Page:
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State and County Budget Shortfalls to Reach Almost $650 Billion

July 08, 2020
Ron Manderscheid
By Ron Manderscheid, President and CEO, NACBHDD and NARMH
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The opinions expressed by Psychiatry & Behavioral Health Learning Network bloggers and those providing comments are theirs alone and are not meant to reflect the opinions of the publication.

State, county and local government financial shortfalls are reaching dangerous levels as these entities continue to respond to the COVID-19 pandemic. The magnitude of the problem and potential courses of action are described below.

States see $500 billion gap by 2022. A study by the Center for Budget and Policy Priorities estimates state budget shortfalls of 10% for the current 2020 FY and about 25% in fiscal year 2021. By the end of FY 2022, the CBPP study forecasts a state revenue hole of almost $500 billion.

States’ own projections have already led to steep reductions in FY 2021 budgets. Because state Medicaid programs represent about one-fifth of those budgets, Medicaid programs also are seeing their share of cuts. In the absence of decisive federal action to plug the state budget gap, Medicaid provider reimbursements will probably be among the first to suffer.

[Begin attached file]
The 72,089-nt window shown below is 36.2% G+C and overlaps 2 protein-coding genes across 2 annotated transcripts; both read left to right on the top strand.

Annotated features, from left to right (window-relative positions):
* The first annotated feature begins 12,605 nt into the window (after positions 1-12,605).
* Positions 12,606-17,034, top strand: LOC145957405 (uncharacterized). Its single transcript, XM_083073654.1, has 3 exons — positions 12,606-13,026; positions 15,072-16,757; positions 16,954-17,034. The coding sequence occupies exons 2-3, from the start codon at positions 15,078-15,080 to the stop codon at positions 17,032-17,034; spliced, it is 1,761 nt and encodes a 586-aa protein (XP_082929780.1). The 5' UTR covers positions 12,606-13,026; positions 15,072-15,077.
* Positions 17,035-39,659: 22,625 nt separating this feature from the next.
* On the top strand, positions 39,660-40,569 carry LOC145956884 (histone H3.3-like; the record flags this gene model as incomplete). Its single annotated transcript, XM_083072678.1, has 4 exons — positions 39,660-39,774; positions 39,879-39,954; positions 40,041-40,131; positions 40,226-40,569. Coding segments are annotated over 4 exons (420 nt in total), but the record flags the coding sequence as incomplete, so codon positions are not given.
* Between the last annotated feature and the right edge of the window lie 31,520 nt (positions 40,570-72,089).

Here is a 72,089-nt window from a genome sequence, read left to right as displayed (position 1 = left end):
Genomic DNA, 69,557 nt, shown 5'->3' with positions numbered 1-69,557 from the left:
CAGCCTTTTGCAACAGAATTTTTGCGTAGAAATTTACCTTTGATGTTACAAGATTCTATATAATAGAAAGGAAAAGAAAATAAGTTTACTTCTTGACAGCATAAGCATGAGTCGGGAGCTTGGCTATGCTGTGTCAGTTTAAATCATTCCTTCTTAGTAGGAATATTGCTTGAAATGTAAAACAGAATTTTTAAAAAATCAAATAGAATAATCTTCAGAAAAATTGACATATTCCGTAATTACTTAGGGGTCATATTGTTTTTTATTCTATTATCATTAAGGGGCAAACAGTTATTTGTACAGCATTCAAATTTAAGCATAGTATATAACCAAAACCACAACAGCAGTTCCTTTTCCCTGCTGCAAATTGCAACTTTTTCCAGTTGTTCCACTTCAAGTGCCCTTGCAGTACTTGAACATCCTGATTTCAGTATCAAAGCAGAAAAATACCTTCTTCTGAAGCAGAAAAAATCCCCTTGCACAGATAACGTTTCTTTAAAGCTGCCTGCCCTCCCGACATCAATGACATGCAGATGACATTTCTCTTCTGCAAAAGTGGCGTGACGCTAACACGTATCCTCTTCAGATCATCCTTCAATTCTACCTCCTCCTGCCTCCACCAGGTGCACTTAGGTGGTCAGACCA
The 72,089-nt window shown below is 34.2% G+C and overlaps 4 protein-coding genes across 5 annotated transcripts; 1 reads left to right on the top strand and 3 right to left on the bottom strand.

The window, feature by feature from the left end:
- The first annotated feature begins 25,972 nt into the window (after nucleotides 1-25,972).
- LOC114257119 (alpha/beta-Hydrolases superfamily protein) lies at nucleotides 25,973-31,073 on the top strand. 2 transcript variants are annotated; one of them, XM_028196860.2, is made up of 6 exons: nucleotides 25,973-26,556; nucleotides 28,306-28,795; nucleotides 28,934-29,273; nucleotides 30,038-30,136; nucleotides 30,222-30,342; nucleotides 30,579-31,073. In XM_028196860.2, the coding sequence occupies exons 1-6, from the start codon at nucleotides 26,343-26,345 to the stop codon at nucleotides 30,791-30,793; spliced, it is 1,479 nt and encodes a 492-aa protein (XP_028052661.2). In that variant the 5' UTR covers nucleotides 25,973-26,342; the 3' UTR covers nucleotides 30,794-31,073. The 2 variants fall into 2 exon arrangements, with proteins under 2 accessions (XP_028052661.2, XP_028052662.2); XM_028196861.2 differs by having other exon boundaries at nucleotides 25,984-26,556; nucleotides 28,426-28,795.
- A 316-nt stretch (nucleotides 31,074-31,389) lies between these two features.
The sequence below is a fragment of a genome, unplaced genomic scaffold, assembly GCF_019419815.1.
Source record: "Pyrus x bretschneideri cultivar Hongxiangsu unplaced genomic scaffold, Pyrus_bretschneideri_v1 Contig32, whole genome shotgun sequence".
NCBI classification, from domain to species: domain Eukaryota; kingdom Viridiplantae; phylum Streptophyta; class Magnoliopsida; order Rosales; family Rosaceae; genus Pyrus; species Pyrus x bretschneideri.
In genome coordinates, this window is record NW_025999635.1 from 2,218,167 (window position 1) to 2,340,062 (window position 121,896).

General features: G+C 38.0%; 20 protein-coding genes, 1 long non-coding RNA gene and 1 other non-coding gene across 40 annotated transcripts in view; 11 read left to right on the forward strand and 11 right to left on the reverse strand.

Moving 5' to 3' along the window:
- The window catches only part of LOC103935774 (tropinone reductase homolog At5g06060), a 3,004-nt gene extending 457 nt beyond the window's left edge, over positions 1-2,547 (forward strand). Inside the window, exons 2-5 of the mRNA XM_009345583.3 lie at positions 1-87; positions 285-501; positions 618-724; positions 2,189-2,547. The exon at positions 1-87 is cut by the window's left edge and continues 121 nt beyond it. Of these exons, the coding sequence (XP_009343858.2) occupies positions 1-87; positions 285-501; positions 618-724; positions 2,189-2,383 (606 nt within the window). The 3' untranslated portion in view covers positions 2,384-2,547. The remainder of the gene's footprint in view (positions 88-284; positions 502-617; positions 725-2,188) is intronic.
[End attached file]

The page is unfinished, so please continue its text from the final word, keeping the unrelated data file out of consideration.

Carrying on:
Counties see $144 billion shortfall. Virtually all states and counties are suffering significant losses in tax revenue, increases in emergency and other costs associated with COVID-19, and growing demands for services due to rising unemployment, says National Association of Counties deputy executive director and director of government affairs Deborah Cox.

While the CARES Act was a vital first step in addressing state budget needs, it was only a first step, focused primarily on state, not county or local needs, Cox says. “The CARES Act legislation was designed to provide direct funding for states, and only at the last minute was modified to set aside some share of funding for counties and local governments,” says Cox.

However, she notes that CARES Act funds were allowed only for local governments with 500,000-plus residents, so just 130 of the nation’s 3,069 counties qualified. That left 95% of counties with no additional assistance at all, save for what they might negotiate from governors and state legislators.

Taryn Zmuda, chief economist at NACo’s County Innovations Lab, outlined the financial predicament of counties in greater detail. Zmuda says that U.S. counties have annual operating budgets totaling about $665 billion and that counties generate 71% of these funds from diverse local sources, ranging from property and sales taxes to energy production fees, license fees and court costs. Inflows from these sources have been sharply reduced since March due to stay-at-home orders, business shutdowns and rising unemployment. At the same time, she says that many counties—and especially the 1,900 counties that operate local public health departments—have been hit with added costs for everything from field hospitals and quarantine centers to housing for homeless persons, 911 emergency services, hospital and nursing home needs, and more.